IT’S OFFICIAL: Celadon Group Announces Closure Leaving Thousands Without Jobs

Indianapolis, IN – Shortly after midnight on Monday, December 9, Celadon Group formally announced it has filed bankruptcy in U.S. Bankruptcy Court for the District of Delaware and will be ceasing all operations.

Paul Svindland, Celadon’s chief executive officer (CEO), said, “We have diligently explored all possible options to restructure Celadon and keep business operations ongoing, however, a number of legacy and market headwinds made this impossible to achieve.”

Transportation Nation Network (TNN) was the first and only news outlet in the world to accurately report the mega carrier would be filing for Chapter 11 protections “as close to midnight as possible” on Sunday, December 8, and cease operations the following day.

Last week, TNN first reported Celadon began notifying customers on Thursday, December 5 the company would soon be filing bankruptcy and no longer be servicing accounts.

 

In Monday’s official announcement, Celadon confirmed it will shut down almost all of its business operations effective today.

However, the company says the shut down does not include the Taylor Express business headquartered in Hope Mills, NC.

Celadon will continue to operate in the ordinary course while the parties “explores a going concern sale of its operations.”

Svindland explained the company’s failure by saying, “Celadon has faced significant costs associated with a multi-year investigation into the actions of former management, including the restatement of financial statements. When combined with the enormous challenges in the industry, and our significant debt obligations, Celadon was unable to address our significant liquidity constraints through asset sales or other restructuring strategies. Therefore, in conjunction with our lenders, we concluded that Celadon had no choice but to cease all operations and proceed with the orderly and safe wind down of our operations through the Chapter 11 process.”

To support the wind down of operations, Celadon’s lenders have agreed to provide incremental debtor-in-possession financing, the company said.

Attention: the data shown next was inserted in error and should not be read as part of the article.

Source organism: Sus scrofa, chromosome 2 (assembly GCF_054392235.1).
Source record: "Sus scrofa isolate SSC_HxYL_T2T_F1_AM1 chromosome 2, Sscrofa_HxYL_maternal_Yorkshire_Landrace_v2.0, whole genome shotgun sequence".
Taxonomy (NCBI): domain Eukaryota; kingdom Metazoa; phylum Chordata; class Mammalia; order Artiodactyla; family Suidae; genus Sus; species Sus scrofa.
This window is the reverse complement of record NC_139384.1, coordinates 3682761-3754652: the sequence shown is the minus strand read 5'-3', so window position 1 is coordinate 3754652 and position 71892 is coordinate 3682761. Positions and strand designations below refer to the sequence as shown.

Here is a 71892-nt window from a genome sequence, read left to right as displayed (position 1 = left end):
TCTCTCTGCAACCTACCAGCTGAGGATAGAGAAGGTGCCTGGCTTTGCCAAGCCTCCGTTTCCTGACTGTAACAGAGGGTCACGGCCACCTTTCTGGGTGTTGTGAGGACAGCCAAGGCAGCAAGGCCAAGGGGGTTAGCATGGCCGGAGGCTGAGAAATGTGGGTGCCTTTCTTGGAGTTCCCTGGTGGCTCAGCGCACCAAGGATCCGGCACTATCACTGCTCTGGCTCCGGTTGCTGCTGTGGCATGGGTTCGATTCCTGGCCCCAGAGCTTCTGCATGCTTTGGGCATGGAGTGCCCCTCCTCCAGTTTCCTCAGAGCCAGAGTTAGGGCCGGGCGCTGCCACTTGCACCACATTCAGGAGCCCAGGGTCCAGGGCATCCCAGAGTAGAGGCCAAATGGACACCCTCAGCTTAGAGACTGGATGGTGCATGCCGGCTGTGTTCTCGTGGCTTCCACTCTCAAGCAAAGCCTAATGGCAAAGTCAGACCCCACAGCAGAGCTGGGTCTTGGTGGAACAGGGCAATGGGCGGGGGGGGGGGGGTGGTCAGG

At the date of its shutdown, Celadon says it was operating a fleet of approximately 3,300 tractors and 10,000 trailers with nearly 4,000 employees.

However, a source with direct knowledge tells TNN the latest driver count is approximately 1,800.


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Celadon broke the news to drivers via in-cab communications shortly after midnight on Monday morning, as TNN reported it would.

In a “fleetwide message,” the company sought to assure drivers that those who “follows instructions will be paid for the work and miles assigned and completed and will not leave anyone stranded away from home.”

The full message reads:

We regret to inform everyone that Celadon Group, Inc. has filed for a Chapter 11 bankruptcy.

We will continue to haul and deliver all loads that we now have in transit.

We will have more information in the morning as to where equipment needs to be returned to.

We have been assured that everyone who follows instructions will be paid for the work and miles assigned and completed, and Celadon will not leave anyone stranded away from home.

Finally, we truly appreciate your commitment and dedication to this company, and wish you all luck forward.

However, TNN has received multiple reports from Celadon drivers indicating their fuel cards are no longer functional.

 

Further, the company is asking trucks be returned to a Celadon terminal or to Chattanooga, TN-based Transport Enterprise Leasing (TEL), which provided company trucks, as well as trucks for Celadon’s lease purchase program.

One driver who has already returned his truck told TNN that TEL is offering $500 for safe delivery of the trucks.